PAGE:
An investigation into the number of appointment changes and queries arising as a result of extending breast screening to older women in the United Kingdom
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Objective: To compare the number of telephone queries and appointment changes requested by women aged 65-69 with women aged 50-64. Setting: Department of Health funded demonstration study of extending breast screening to women of 65-69. Methods: A survey was conducted for 1 week, each month, over the period of a year. Data were collected on the date of the query, the age of the woman, whether and why the appointment was changed, and whether the location For screening was changed, Results: The proportion of telephone queries or appointment changes was significantly more for women aged 50-64 years (p<0.001), 29.7% of women invited aged 50-64 compared with 26.5% of women invited aged 65-69. The main reason for changing the appointments was inconvenience for both age groups. Conclusions: Administrative costs associated with inviting an older woman for breast screening are no more than those for a woman aged 50-64. The number of telephone calls was high in both age groups, which has resource implications for extending the breast screening programme. The extent of appointment queries or changes needs to be considered in the funding of future population screening programmes with preallocated appointment systems.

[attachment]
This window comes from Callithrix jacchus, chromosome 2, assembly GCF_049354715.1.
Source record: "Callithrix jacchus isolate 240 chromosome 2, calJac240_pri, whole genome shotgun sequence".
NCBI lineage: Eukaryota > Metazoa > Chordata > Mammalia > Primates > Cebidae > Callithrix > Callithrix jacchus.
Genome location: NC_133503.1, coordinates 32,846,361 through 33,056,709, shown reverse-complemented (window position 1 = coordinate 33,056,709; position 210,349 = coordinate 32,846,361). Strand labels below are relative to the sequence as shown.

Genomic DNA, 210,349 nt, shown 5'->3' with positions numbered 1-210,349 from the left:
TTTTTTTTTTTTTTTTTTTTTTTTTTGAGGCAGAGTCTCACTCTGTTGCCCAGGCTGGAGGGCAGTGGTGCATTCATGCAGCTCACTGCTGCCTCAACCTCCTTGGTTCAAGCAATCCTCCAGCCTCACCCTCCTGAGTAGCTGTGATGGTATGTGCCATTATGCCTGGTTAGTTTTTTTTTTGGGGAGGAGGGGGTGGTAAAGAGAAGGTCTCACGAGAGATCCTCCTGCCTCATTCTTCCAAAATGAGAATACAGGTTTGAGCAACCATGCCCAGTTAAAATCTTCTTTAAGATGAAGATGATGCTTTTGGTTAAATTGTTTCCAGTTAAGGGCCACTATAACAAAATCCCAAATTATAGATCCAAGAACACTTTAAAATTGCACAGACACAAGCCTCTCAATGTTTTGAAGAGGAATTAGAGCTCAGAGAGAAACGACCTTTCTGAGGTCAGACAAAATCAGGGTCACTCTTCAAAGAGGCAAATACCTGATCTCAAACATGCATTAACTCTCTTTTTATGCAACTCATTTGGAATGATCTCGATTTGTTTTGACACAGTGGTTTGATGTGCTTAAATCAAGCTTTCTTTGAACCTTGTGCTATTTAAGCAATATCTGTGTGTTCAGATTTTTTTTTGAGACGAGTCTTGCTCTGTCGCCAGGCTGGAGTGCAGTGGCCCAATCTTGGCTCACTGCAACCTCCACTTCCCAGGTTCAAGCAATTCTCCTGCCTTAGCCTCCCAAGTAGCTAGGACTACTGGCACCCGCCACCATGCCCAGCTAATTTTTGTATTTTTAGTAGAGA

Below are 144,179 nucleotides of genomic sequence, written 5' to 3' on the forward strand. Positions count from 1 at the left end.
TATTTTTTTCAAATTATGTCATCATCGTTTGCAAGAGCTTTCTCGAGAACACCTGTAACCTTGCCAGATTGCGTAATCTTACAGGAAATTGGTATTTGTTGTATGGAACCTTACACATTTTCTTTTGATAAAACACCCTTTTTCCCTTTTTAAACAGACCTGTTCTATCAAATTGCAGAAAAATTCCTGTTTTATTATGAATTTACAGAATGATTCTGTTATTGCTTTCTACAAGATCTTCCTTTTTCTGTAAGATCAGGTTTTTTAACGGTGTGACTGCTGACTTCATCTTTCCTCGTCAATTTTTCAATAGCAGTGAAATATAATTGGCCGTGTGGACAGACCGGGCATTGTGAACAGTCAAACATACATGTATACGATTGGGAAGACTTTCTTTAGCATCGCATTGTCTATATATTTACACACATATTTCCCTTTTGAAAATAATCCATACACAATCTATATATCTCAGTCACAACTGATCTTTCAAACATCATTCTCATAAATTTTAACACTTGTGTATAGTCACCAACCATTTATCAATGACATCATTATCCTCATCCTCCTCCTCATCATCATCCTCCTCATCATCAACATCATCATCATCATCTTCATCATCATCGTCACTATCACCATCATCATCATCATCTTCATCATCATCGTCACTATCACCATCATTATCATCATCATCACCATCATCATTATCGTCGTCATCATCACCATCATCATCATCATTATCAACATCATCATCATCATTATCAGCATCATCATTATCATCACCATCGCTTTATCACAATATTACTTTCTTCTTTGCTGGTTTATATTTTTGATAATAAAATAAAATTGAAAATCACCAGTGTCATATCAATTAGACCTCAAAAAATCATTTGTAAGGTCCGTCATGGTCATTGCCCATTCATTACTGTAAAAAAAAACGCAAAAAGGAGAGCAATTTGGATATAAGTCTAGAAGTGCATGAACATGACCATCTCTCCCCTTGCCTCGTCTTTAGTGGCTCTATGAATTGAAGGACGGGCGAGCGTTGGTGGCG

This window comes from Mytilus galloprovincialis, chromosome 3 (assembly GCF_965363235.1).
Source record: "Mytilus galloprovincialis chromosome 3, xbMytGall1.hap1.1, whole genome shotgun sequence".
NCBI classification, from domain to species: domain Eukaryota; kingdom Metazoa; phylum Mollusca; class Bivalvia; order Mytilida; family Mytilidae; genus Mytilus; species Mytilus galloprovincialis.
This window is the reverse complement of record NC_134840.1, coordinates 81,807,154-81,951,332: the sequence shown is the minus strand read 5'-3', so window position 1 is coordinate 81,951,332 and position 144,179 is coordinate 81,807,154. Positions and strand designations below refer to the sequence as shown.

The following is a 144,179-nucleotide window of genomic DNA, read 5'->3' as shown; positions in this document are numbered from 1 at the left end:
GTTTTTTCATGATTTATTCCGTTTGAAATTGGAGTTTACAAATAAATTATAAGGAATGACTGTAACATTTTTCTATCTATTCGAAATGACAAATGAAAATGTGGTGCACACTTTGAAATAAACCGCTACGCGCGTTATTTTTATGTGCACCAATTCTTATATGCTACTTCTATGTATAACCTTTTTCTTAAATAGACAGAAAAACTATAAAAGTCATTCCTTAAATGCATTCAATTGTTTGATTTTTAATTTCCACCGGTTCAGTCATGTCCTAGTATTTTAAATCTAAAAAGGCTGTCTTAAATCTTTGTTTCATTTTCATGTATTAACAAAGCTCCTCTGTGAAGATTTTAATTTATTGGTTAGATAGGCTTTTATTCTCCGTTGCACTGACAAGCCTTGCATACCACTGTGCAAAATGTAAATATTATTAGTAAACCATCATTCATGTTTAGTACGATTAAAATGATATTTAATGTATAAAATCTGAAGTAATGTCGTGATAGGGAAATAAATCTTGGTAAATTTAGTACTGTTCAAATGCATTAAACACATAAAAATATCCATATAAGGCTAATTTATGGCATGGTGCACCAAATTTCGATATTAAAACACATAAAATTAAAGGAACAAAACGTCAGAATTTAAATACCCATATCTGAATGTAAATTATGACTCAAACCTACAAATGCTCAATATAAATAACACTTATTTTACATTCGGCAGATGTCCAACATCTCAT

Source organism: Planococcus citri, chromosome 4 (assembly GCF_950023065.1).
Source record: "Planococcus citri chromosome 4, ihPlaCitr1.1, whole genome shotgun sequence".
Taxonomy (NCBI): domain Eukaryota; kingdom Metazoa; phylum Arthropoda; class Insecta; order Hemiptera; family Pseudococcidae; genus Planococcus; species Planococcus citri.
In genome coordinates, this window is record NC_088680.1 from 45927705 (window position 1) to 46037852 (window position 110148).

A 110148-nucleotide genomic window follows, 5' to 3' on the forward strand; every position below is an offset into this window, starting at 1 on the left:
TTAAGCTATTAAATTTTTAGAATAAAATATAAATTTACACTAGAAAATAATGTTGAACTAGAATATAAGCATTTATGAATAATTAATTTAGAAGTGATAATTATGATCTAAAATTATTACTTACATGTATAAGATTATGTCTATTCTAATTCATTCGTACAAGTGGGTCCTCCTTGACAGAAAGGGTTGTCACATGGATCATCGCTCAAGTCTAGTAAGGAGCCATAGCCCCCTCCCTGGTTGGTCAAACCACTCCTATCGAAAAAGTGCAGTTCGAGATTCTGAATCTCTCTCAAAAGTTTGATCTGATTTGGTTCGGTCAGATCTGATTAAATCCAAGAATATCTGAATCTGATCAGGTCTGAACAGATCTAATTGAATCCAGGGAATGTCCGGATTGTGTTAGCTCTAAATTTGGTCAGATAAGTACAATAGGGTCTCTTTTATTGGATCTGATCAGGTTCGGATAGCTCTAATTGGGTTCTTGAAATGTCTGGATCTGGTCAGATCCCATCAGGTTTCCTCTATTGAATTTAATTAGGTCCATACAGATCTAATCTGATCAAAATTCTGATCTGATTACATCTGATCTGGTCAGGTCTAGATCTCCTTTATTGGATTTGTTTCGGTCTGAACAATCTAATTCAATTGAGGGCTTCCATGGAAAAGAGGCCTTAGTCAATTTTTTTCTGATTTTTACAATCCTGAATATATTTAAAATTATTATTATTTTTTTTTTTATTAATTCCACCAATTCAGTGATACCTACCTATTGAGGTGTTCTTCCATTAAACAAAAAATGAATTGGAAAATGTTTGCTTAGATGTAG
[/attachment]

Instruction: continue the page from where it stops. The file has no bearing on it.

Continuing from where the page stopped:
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Cancer Screening Evaluation Unit (DoH)
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JOURNAL OF MEDICAL SCREENING, 2002, 9 pp. 176 - 178
BRITISH MED JOURNAL PUBL GROUP